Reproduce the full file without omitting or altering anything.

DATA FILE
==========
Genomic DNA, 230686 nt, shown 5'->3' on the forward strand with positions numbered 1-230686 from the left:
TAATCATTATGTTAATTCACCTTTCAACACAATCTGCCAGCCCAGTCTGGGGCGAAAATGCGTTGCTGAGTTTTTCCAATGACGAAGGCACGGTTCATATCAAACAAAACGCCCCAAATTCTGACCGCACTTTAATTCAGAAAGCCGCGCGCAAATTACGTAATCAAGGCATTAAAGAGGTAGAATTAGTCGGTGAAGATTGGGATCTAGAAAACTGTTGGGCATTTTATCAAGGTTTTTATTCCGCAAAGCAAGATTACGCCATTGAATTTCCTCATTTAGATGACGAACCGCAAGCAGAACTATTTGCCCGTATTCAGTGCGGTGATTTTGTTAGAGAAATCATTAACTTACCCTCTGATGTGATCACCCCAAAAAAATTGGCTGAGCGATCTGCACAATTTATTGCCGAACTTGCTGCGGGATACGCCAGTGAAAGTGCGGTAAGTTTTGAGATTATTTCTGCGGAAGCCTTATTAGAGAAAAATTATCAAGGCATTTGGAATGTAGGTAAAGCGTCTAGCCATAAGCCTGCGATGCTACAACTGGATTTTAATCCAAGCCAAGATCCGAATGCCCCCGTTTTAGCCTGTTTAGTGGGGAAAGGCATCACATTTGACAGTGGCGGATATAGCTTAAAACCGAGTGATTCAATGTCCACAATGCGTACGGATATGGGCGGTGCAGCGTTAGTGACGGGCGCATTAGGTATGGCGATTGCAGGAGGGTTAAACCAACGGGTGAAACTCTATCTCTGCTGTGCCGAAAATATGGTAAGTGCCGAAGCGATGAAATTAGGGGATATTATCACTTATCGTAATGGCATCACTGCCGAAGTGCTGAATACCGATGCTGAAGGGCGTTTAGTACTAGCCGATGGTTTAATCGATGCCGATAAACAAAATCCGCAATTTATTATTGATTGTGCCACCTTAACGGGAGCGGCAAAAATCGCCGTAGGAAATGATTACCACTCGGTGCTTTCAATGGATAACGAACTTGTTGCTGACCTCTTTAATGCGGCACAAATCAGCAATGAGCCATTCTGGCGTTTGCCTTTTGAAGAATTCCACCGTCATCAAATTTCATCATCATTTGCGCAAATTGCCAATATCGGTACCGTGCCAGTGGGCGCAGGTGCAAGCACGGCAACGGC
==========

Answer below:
Genomic DNA, 230686 nt, shown 5'->3' on the forward strand with positions numbered 1-230686 from the left:
TAATCATTATGTTAATTCACCTTTCAACACAATCTGCCAGCCCAGTCTGGGGCGAAAATGCGTTGCTGAGTTTTTCCAATGACGAAGGCACGGTTCATATCAAACAAAACGCCCCAAATTCTGACCGCACTTTAATTCAGAAAGCCGCGCGCAAATTACGTAATCAAGGCATTAAAGAGGTAGAATTAGTCGGTGAAGATTGGGATCTAGAAAACTGTTGGGCATTTTATCAAGGTTTTTATTCCGCAAAGCAAGATTACGCCATTGAATTTCCTCATTTAGATGACGAACCGCAAGCAGAACTATTTGCCCGTATTCAGTGCGGTGATTTTGTTAGAGAAATCATTAACTTACCCTCTGATGTGATCACCCCAAAAAAATTGGCTGAGCGATCTGCACAATTTATTGCCGAACTTGCTGCGGGATACGCCAGTGAAAGTGCGGTAAGTTTTGAGATTATTTCTGCGGAAGCCTTATTAGAGAAAAATTATCAAGGCATTTGGAATGTAGGTAAAGCGTCTAGCCATAAGCCTGCGATGCTACAACTGGATTTTAATCCAAGCCAAGATCCGAATGCCCCCGTTTTAGCCTGTTTAGTGGGGAAAGGCATCACATTTGACAGTGGCGGATATAGCTTAAAACCGAGTGATTCAATGTCCACAATGCGTACGGATATGGGCGGTGCAGCGTTAGTGACGGGCGCATTAGGTATGGCGATTGCAGGAGGGTTAAACCAACGGGTGAAACTCTATCTCTGCTGTGCCGAAAATATGGTAAGTGCCGAAGCGATGAAATTAGGGGATATTATCACTTATCGTAATGGCATCACTGCCGAAGTGCTGAATACCGATGCTGAAGGGCGTTTAGTACTAGCCGATGGTTTAATCGATGCCGATAAACAAAATCCGCAATTTATTATTGATTGTGCCACCTTAACGGGAGCGGCAAAAATCGCCGTAGGAAATGATTACCACTCGGTGCTTTCAATGGATAACGAACTTGTTGCTGACCTCTTTAATGCGGCACAAATCAGCAATGAGCCATTCTGGCGTTTGCCTTTTGAAGAATTCCACCGTCATCAAATTTCATCATCATTTGCGCAAATTGCCAATATCGGTACCGTGCCAGTGGGCGCAGGTGCAAGCACGGCAACGGC